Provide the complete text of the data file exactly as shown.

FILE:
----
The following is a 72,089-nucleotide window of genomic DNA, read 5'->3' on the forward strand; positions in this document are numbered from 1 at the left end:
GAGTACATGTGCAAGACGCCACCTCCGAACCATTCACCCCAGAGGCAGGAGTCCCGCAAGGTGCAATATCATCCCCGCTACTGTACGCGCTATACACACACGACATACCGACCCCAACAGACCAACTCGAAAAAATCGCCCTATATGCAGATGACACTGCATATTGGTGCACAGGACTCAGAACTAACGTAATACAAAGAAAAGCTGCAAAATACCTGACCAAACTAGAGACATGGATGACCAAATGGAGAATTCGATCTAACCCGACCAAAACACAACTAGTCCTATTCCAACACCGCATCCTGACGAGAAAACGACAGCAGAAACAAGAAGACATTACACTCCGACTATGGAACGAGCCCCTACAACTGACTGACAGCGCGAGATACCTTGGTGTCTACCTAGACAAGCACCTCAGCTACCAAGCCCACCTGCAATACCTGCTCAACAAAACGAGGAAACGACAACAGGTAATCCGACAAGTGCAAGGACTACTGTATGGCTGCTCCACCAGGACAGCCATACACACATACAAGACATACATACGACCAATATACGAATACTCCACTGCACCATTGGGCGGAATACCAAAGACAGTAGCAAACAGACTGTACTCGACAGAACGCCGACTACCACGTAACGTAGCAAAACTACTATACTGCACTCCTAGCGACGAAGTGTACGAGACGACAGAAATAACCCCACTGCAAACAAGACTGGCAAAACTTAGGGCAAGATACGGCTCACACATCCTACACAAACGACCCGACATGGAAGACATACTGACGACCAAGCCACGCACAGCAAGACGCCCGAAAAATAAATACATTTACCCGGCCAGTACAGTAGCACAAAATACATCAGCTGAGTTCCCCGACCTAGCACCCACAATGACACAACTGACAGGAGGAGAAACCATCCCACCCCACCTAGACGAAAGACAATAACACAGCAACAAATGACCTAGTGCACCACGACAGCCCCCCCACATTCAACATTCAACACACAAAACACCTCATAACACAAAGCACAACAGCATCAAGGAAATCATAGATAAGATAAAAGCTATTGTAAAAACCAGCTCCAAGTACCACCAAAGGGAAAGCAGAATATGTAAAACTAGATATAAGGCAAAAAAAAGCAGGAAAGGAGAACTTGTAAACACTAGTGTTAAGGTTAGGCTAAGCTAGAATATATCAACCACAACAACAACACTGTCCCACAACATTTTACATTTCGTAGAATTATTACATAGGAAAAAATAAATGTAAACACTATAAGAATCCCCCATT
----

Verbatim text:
The following is a 72,089-nucleotide window of genomic DNA, read 5'->3' on the forward strand; positions in this document are numbered from 1 at the left end:
GAGTACATGTGCAAGACGCCACCTCCGAACCATTCACCCCAGAGGCAGGAGTCCCGCAAGGTGCAATATCATCCCCGCTACTGTACGCGCTATACACACACGACATACCGACCCCAACAGACCAACTCGAAAAAATCGCCCTATATGCAGATGACACTGCATATTGGTGCACAGGACTCAGAACTAACGTAATACAAAGAAAAGCTGCAAAATACCTGACCAAACTAGAGACATGGATGACCAAATGGAGAATTCGATCTAACCCGACCAAAACACAACTAGTCCTATTCCAACACCGCATCCTGACGAGAAAACGACAGCAGAAACAAGAAGACATTACACTCCGACTATGGAACGAGCCCCTACAACTGACTGACAGCGCGAGATACCTTGGTGTCTACCTAGACAAGCACCTCAGCTACCAAGCCCACCTGCAATACCTGCTCAACAAAACGAGGAAACGACAACAGGTAATCCGACAAGTGCAAGGACTACTGTATGGCTGCTCCACCAGGACAGCCATACACACATACAAGACATACATACGACCAATATACGAATACTCCACTGCACCATTGGGCGGAATACCAAAGACAGTAGCAAACAGACTGTACTCGACAGAACGCCGACTACCACGTAACGTAGCAAAACTACTATACTGCACTCCTAGCGACGAAGTGTACGAGACGACAGAAATAACCCCACTGCAAACAAGACTGGCAAAACTTAGGGCAAGATACGGCTCACACATCCTACACAAACGACCCGACATGGAAGACATACTGACGACCAAGCCACGCACAGCAAGACGCCCGAAAAATAAATACATTTACCCGGCCAGTACAGTAGCACAAAATACATCAGCTGAGTTCCCCGACCTAGCACCCACAATGACACAACTGACAGGAGGAGAAACCATCCCACCCCACCTAGACGAAAGACAATAACACAGCAACAAATGACCTAGTGCACCACGACAGCCCCCCCACATTCAACATTCAACACACAAAACACCTCATAACACAAAGCACAACAGCATCAAGGAAATCATAGATAAGATAAAAGCTATTGTAAAAACCAGCTCCAAGTACCACCAAAGGGAAAGCAGAATATGTAAAACTAGATATAAGGCAAAAAAAAGCAGGAAAGGAGAACTTGTAAACACTAGTGTTAAGGTTAGGCTAAGCTAGAATATATCAACCACAACAACAACACTGTCCCACAACATTTTACATTTCGTAGAATTATTACATAGGAAAAAATAAATGTAAACACTATAAGAATCCCCCATT